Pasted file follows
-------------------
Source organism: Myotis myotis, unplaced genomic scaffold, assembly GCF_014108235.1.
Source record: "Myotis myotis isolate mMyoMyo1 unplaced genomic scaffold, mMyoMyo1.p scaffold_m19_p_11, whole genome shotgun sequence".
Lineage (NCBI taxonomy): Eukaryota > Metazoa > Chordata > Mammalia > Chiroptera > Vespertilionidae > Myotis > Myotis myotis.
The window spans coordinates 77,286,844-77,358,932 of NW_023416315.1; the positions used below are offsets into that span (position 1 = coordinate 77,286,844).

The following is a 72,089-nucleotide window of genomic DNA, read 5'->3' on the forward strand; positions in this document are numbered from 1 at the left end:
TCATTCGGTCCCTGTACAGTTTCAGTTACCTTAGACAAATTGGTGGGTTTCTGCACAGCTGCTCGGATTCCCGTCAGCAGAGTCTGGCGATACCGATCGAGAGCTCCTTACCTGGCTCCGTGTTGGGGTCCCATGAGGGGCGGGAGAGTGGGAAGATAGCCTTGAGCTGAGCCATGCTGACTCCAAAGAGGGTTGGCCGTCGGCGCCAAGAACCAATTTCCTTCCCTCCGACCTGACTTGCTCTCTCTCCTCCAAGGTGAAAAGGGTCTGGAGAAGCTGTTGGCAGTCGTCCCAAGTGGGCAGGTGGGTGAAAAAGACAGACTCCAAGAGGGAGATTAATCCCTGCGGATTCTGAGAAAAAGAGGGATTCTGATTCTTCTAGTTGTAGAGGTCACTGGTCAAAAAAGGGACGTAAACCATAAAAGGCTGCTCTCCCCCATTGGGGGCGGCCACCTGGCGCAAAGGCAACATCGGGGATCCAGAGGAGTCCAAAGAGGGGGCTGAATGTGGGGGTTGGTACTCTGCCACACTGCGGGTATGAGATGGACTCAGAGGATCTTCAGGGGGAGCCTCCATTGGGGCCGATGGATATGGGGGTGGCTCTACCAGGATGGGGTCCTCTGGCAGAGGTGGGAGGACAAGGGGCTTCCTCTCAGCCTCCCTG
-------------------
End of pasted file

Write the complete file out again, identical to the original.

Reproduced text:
Source organism: Myotis myotis, unplaced genomic scaffold, assembly GCF_014108235.1.
Source record: "Myotis myotis isolate mMyoMyo1 unplaced genomic scaffold, mMyoMyo1.p scaffold_m19_p_11, whole genome shotgun sequence".
Lineage (NCBI taxonomy): Eukaryota > Metazoa > Chordata > Mammalia > Chiroptera > Vespertilionidae > Myotis > Myotis myotis.
The window spans coordinates 77,286,844-77,358,932 of NW_023416315.1; the positions used below are offsets into that span (position 1 = coordinate 77,286,844).

The following is a 72,089-nucleotide window of genomic DNA, read 5'->3' on the forward strand; positions in this document are numbered from 1 at the left end:
TCATTCGGTCCCTGTACAGTTTCAGTTACCTTAGACAAATTGGTGGGTTTCTGCACAGCTGCTCGGATTCCCGTCAGCAGAGTCTGGCGATACCGATCGAGAGCTCCTTACCTGGCTCCGTGTTGGGGTCCCATGAGGGGCGGGAGAGTGGGAAGATAGCCTTGAGCTGAGCCATGCTGACTCCAAAGAGGGTTGGCCGTCGGCGCCAAGAACCAATTTCCTTCCCTCCGACCTGACTTGCTCTCTCTCCTCCAAGGTGAAAAGGGTCTGGAGAAGCTGTTGGCAGTCGTCCCAAGTGGGCAGGTGGGTGAAAAAGACAGACTCCAAGAGGGAGATTAATCCCTGCGGATTCTGAGAAAAAGAGGGATTCTGATTCTTCTAGTTGTAGAGGTCACTGGTCAAAAAAGGGACGTAAACCATAAAAGGCTGCTCTCCCCCATTGGGGGCGGCCACCTGGCGCAAAGGCAACATCGGGGATCCAGAGGAGTCCAAAGAGGGGGCTGAATGTGGGGGTTGGTACTCTGCCACACTGCGGGTATGAGATGGACTCAGAGGATCTTCAGGGGGAGCCTCCATTGGGGCCGATGGATATGGGGGTGGCTCTACCAGGATGGGGTCCTCTGGCAGAGGTGGGAGGACAAGGGGCTTCCTCTCAGCCTCCCTG